Title defence better than Mir’s? Yes. Six wins on a Ducati nobody else could really do much with is nothing to scoff at.

Valentino Rossi, 2010

Valentino Rossi Yamaha MotoGP crash

2009: 1st with Yamaha (6 wins)
2010: 4th with Yamaha (2 wins)

The season that had all the makings of a famous duel with an improved Jorge Lorenzo provided a huge twist when Rossi broke his right tibia at Mugello. The rest of the season was about recovery, and Rossi got one more Yamaha win in the books – a scintillating Sepang charge from 11th place at that – before beginning his ill-fated Ducati adventure.

Title defence better than Mir’s? No. But Rossi’s season was as good as can be reasonably expected when you sit out four races with injury.

Jorge Lorenzo, 2011

Jorge Lorenzo Yamaha Casey Stoner Honda MotoGP

2010: 1st with Yamaha (9 wins)
2011: 2nd with Yamaha (3 wins)

The arrival of Stoner to Honda immediately made Lorenzo’s life harder, and though he registered some valiant early-season efforts to grapple for the championship lead, Stoner soon began to break away – with the other Hondas obligingly taking points off Lorenzo.

His title defence was already on the ropes before a warm-up crash at Phillip Island severed the top of his left ring finger (it was subsequently reattached successfully) and made Stoner’s title official.

Title defence better than Mir’s? Yes. The gist of what happened was basically the same – a rival marque got its act together and left Lorenzo’s employer in the dust – but Lorenzo did have a lot more highlights during the campaign.

Casey Stoner, 2012

Casey Stoner Honda MotoGP

2011: 1st with Honda (10 wins)
2012: 3rd with Honda (5 wins)

The races following Stoner’s shock early-2012 announcement that he’d be walking away from MotoGP at the end of the year weren’t exactly the tidiest but did leave him within a reasonable distance of leader Lorenzo coming into the 11th round at Indianapolis. There, he injured his ankle in a qualifying crash and subsequent surgery effectively ended his hopes of a third title.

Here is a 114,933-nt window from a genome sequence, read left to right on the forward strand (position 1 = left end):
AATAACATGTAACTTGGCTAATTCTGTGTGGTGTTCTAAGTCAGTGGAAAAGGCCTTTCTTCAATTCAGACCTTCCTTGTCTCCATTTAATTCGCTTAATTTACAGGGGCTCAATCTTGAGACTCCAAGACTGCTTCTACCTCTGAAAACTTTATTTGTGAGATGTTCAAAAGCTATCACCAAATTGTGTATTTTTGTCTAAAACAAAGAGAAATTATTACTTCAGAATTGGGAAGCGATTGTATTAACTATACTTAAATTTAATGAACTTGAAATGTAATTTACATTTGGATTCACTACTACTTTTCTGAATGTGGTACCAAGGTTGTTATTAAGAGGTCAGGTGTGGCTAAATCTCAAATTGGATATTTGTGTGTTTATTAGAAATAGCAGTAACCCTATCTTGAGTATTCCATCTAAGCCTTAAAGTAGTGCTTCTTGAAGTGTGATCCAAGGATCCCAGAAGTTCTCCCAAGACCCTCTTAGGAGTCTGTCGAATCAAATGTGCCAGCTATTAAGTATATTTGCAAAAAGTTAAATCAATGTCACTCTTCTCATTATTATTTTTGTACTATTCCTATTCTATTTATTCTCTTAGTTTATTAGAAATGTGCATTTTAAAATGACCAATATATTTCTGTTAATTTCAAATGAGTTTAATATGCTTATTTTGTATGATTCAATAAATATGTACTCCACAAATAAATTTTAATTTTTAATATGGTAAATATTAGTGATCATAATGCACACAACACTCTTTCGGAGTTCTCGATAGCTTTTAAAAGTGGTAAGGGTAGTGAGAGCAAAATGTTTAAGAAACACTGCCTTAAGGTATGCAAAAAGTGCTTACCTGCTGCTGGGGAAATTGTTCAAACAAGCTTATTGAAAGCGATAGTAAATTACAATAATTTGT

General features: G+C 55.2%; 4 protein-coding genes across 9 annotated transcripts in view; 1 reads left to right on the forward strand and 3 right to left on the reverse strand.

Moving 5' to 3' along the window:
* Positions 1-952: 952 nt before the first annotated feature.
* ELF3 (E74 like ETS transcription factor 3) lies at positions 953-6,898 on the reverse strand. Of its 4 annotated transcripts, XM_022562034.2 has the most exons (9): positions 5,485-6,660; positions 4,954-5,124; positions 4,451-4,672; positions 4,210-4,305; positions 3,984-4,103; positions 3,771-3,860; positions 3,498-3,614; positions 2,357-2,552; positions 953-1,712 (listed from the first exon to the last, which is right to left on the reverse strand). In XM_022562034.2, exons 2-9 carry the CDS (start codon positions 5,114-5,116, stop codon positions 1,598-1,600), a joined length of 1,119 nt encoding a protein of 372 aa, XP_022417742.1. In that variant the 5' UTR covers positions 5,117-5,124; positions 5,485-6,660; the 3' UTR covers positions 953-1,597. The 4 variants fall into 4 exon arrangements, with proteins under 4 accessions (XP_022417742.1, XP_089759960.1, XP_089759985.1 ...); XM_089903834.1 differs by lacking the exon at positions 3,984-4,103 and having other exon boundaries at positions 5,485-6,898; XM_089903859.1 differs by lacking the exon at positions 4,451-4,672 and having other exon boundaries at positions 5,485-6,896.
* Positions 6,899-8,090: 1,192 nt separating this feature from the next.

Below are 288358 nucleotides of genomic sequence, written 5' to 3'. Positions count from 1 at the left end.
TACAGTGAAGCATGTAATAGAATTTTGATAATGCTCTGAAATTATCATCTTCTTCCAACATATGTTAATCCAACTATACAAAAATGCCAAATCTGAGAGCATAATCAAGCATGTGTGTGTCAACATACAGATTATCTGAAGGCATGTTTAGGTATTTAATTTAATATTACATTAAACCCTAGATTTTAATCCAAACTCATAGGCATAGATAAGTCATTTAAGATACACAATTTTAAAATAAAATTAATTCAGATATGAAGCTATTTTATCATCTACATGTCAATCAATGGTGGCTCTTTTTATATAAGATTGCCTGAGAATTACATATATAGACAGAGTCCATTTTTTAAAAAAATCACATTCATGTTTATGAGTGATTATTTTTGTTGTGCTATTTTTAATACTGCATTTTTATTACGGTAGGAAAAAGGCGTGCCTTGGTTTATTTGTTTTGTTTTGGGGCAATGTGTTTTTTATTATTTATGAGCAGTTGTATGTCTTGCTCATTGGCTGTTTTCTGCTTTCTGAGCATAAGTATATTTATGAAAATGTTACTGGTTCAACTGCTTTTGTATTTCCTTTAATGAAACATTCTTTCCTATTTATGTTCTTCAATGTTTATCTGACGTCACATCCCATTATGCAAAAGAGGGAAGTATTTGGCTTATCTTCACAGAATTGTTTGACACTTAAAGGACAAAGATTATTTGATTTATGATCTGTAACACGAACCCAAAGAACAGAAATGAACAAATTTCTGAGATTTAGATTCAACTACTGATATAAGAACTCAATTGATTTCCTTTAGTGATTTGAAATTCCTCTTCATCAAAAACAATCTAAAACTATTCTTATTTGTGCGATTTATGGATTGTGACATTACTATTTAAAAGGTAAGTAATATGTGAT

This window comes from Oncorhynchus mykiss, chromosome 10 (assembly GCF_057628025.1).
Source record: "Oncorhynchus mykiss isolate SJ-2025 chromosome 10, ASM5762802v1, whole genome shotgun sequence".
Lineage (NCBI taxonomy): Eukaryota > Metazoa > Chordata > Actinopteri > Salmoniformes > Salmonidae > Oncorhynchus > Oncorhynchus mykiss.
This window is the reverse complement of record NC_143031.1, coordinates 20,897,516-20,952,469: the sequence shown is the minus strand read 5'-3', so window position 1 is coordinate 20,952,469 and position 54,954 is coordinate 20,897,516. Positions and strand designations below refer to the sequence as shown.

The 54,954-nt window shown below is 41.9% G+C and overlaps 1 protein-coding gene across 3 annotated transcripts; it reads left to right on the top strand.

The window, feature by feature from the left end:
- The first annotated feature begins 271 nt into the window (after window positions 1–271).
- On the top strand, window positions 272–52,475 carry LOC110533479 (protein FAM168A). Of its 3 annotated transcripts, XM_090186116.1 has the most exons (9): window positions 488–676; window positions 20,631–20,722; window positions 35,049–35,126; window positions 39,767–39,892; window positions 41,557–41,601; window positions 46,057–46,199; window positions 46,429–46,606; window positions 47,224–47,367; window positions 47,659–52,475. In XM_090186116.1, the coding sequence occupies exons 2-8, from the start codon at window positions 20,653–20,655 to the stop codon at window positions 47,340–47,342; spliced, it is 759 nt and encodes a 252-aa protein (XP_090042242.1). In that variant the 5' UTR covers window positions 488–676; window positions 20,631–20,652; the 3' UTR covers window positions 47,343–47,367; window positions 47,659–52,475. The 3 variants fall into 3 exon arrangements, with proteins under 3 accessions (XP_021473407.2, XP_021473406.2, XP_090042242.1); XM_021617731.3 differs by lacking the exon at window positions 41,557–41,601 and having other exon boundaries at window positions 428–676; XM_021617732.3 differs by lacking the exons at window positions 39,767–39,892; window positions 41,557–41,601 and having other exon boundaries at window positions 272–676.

Title defense better than Mir’s? Yes. It was a patchy season but Stoner’s peaks were still clearly out of reach for his peers.

Jorge Lorenzo, 2013

Jorge Lorenzo Yamaha Marc Marquez Honda MotoGP

2012: 1st with Yamaha (6 wins)
2013: 2nd with Yamaha (8 wins)

After a season filled with drama and ups and downs for the three title protagonists, Lorenzo would come up four points short of denying Marquez a rookie title, trying his best to back the Honda man into the pack in the Valencia finale before ultimately settling for a runaway victory that equated to title defeat.

Title defense better than Mir’s? Yes. Without a collarbone fracture that compromised him for two races and fully ruled him out of a third, Lorenzo would’ve been champion in a season that otherwise seemed to completely warrant it.

Marc Marquez, 2015

Marc Marquez Honda MotoGP crash

2014: 1st with Honda (13 wins)
2015: 3rd with Honda (5 wins)

After an absurdly dominant 2014, Marquez was hamstrung by an overly aggressive Honda engine and simply kept crashing, while the two Yamahas monopolised the title fight – a title fight Marquez would ultimately play quite the part in after losing his own mathematical chances.

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Title defence better than Mir’s? No. It is much more impressive statistically, and he effectively got to play kingmaker, but Marquez would’ve finished behind team-mate Dani Pedrosa if the latter hadn’t skipped races through injury early on.

Jorge Lorenzo, 2016

Jorge Lorenzo Yamaha MotoGP crash

2015: 1st with Yamaha (7 wins)
2016: 3rd with Yamaha (4 wins)

Lorenzo fought for the lead of the standings early on but lost it for good after being wiped out by Andrea Iannone in Barcelona. His particular brand of wet-weather struggles was all-too-frequently on display throughout the season and put Marquez in a position to win the title with three races to spare when Lorenzo crashed out of second place.

Title defense better than Mir’s? No. The high points – from the win in the Qatar opener to the win in the Valencia farewell to Yamaha – were great, but the weaknesses were a little too obvious.

Marc Marquez, 2020

Marc Marquez, Andalucian Motogp 2020

2019: 1st with Honda (12 wins)
2020: NC with Honda (0 wins)

Marquez made two big errors in the opening race in Jerez, the second of which left him quite hurt – and an ill-fated attempt to return as swiftly as possible ultimately sent him down an injury spiral that he’s still yet to fully emerge from.

Title defence better than Mir’s? No. But so outrageous was his pace in that Jerez race, during the charge from being out of the points to hounding Maverick Vinales for second, that he surely would’ve been champion again had he stayed healthy.